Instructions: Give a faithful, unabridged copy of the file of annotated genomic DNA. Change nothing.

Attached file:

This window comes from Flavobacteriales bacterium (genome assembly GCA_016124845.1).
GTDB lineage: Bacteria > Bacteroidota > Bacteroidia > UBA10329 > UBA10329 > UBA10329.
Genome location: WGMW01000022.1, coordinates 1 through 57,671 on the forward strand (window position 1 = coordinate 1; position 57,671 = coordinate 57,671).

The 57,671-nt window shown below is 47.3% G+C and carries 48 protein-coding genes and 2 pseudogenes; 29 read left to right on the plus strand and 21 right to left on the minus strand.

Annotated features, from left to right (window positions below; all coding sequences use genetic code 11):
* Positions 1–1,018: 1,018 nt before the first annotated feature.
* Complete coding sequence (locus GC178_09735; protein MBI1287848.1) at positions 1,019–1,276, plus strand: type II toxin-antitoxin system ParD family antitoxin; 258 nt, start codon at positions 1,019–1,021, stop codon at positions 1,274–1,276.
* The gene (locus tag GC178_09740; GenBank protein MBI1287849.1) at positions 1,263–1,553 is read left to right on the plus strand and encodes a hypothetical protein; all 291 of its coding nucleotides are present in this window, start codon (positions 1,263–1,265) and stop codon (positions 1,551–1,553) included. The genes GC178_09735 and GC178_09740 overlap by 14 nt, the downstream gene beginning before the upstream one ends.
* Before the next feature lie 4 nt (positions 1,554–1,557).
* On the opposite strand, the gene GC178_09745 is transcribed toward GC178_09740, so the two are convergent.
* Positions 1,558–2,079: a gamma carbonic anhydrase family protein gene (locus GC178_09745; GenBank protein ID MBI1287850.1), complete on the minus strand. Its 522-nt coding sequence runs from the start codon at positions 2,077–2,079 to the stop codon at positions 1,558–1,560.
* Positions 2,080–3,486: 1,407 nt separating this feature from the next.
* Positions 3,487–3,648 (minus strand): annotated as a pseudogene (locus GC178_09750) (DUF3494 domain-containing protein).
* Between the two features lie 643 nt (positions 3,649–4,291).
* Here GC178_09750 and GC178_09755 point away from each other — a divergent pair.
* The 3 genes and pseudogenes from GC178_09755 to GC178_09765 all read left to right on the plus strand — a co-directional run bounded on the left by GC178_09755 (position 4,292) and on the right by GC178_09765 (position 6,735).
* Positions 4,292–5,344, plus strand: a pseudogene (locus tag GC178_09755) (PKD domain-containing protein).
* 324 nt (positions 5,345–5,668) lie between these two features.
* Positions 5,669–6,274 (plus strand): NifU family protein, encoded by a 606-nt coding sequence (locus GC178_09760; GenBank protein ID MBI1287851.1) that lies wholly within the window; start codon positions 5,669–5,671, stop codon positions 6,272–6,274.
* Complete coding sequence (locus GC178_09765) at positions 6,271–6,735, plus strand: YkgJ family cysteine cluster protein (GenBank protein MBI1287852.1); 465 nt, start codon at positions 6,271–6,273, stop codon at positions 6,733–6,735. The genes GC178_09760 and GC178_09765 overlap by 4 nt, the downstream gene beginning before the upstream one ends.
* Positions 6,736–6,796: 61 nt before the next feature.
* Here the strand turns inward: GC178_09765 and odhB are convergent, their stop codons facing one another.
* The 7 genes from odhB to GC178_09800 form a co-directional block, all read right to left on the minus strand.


This window comes from Flavobacteriales bacterium (genome assembly GCA_016124845.1).
GTDB lineage: Bacteria > Bacteroidota > Bacteroidia > UBA10329 > UBA10329 > UBA10329.
Genome location: WGMW01000022.1, coordinates 1 through 57,671 on the forward strand (window position 1 = coordinate 1; position 57,671 = coordinate 57,671).

The 57,671-nt window shown below is 47.3% G+C and carries 48 protein-coding genes and 2 pseudogenes; 29 read left to right on the plus strand and 21 right to left on the minus strand.

Annotated features, from left to right (window positions below; all coding sequences use genetic code 11):
* Positions 1–1,018: 1,018 nt before the first annotated feature.
* Complete coding sequence (locus GC178_09735; protein MBI1287848.1) at positions 1,019–1,276, plus strand: type II toxin-antitoxin system ParD family antitoxin; 258 nt, start codon at positions 1,019–1,021, stop codon at positions 1,274–1,276.
* The gene (locus tag GC178_09740; GenBank protein MBI1287849.1) at positions 1,263–1,553 is read left to right on the plus strand and encodes a hypothetical protein; all 291 of its coding nucleotides are present in this window, start codon (positions 1,263–1,265) and stop codon (positions 1,551–1,553) included. The genes GC178_09735 and GC178_09740 overlap by 14 nt, the downstream gene beginning before the upstream one ends.
* Before the next feature lie 4 nt (positions 1,554–1,557).
* On the opposite strand, the gene GC178_09745 is transcribed toward GC178_09740, so the two are convergent.
* Positions 1,558–2,079: a gamma carbonic anhydrase family protein gene (locus GC178_09745; GenBank protein ID MBI1287850.1), complete on the minus strand. Its 522-nt coding sequence runs from the start codon at positions 2,077–2,079 to the stop codon at positions 1,558–1,560.
* Positions 2,080–3,486: 1,407 nt separating this feature from the next.
* Positions 3,487–3,648 (minus strand): annotated as a pseudogene (locus GC178_09750) (DUF3494 domain-containing protein).
* Between the two features lie 643 nt (positions 3,649–4,291).
* Here GC178_09750 and GC178_09755 point away from each other — a divergent pair.
* The 3 genes and pseudogenes from GC178_09755 to GC178_09765 all read left to right on the plus strand — a co-directional run bounded on the left by GC178_09755 (position 4,292) and on the right by GC178_09765 (position 6,735).
* Positions 4,292–5,344, plus strand: a pseudogene (locus tag GC178_09755) (PKD domain-containing protein).
* 324 nt (positions 5,345–5,668) lie between these two features.
* Positions 5,669–6,274 (plus strand): NifU family protein, encoded by a 606-nt coding sequence (locus GC178_09760; GenBank protein ID MBI1287851.1) that lies wholly within the window; start codon positions 5,669–5,671, stop codon positions 6,272–6,274.
* Complete coding sequence (locus GC178_09765) at positions 6,271–6,735, plus strand: YkgJ family cysteine cluster protein (GenBank protein MBI1287852.1); 465 nt, start codon at positions 6,271–6,273, stop codon at positions 6,733–6,735. The genes GC178_09760 and GC178_09765 overlap by 4 nt, the downstream gene beginning before the upstream one ends.
* Positions 6,736–6,796: 61 nt before the next feature.
* Here the strand turns inward: GC178_09765 and odhB are convergent, their stop codons facing one another.
* The 7 genes from odhB to GC178_09800 form a co-directional block, all read right to left on the minus strand.